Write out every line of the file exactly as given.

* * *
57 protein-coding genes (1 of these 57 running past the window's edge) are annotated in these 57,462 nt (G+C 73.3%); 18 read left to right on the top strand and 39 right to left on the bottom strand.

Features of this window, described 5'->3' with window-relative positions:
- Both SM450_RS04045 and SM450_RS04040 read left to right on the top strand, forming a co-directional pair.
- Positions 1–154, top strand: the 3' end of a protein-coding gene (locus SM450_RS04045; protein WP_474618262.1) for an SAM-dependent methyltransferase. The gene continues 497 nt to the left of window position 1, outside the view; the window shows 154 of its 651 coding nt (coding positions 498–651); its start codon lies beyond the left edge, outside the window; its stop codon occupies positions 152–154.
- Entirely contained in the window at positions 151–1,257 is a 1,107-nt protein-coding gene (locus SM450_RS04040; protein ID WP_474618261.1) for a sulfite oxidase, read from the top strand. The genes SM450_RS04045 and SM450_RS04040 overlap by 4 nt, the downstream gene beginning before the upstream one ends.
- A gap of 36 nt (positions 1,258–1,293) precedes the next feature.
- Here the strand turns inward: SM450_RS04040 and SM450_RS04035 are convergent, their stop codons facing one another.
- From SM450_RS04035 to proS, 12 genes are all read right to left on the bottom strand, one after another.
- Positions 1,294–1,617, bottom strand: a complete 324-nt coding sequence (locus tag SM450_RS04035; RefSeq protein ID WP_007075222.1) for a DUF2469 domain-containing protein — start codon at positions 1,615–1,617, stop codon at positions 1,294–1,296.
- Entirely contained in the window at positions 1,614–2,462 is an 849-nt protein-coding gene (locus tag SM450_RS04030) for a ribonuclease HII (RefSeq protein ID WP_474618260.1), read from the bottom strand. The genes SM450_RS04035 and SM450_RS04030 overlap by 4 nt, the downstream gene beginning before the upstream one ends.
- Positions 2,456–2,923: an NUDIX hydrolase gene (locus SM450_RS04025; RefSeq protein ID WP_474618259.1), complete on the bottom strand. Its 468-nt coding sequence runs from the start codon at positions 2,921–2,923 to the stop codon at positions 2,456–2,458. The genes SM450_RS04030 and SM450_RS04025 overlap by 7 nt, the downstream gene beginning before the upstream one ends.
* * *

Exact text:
57 protein-coding genes (1 of these 57 running past the window's edge) are annotated in these 57,462 nt (G+C 73.3%); 18 read left to right on the top strand and 39 right to left on the bottom strand.

Features of this window, described 5'->3' with window-relative positions:
- Both SM450_RS04045 and SM450_RS04040 read left to right on the top strand, forming a co-directional pair.
- Positions 1–154, top strand: the 3' end of a protein-coding gene (locus SM450_RS04045; protein WP_474618262.1) for an SAM-dependent methyltransferase. The gene continues 497 nt to the left of window position 1, outside the view; the window shows 154 of its 651 coding nt (coding positions 498–651); its start codon lies beyond the left edge, outside the window; its stop codon occupies positions 152–154.
- Entirely contained in the window at positions 151–1,257 is a 1,107-nt protein-coding gene (locus SM450_RS04040; protein ID WP_474618261.1) for a sulfite oxidase, read from the top strand. The genes SM450_RS04045 and SM450_RS04040 overlap by 4 nt, the downstream gene beginning before the upstream one ends.
- A gap of 36 nt (positions 1,258–1,293) precedes the next feature.
- Here the strand turns inward: SM450_RS04040 and SM450_RS04035 are convergent, their stop codons facing one another.
- From SM450_RS04035 to proS, 12 genes are all read right to left on the bottom strand, one after another.
- Positions 1,294–1,617, bottom strand: a complete 324-nt coding sequence (locus tag SM450_RS04035; RefSeq protein ID WP_007075222.1) for a DUF2469 domain-containing protein — start codon at positions 1,615–1,617, stop codon at positions 1,294–1,296.
- Entirely contained in the window at positions 1,614–2,462 is an 849-nt protein-coding gene (locus tag SM450_RS04030) for a ribonuclease HII (RefSeq protein ID WP_474618260.1), read from the bottom strand. The genes SM450_RS04035 and SM450_RS04030 overlap by 4 nt, the downstream gene beginning before the upstream one ends.
- Positions 2,456–2,923: an NUDIX hydrolase gene (locus SM450_RS04025; RefSeq protein ID WP_474618259.1), complete on the bottom strand. Its 468-nt coding sequence runs from the start codon at positions 2,921–2,923 to the stop codon at positions 2,456–2,458. The genes SM450_RS04030 and SM450_RS04025 overlap by 7 nt, the downstream gene beginning before the upstream one ends.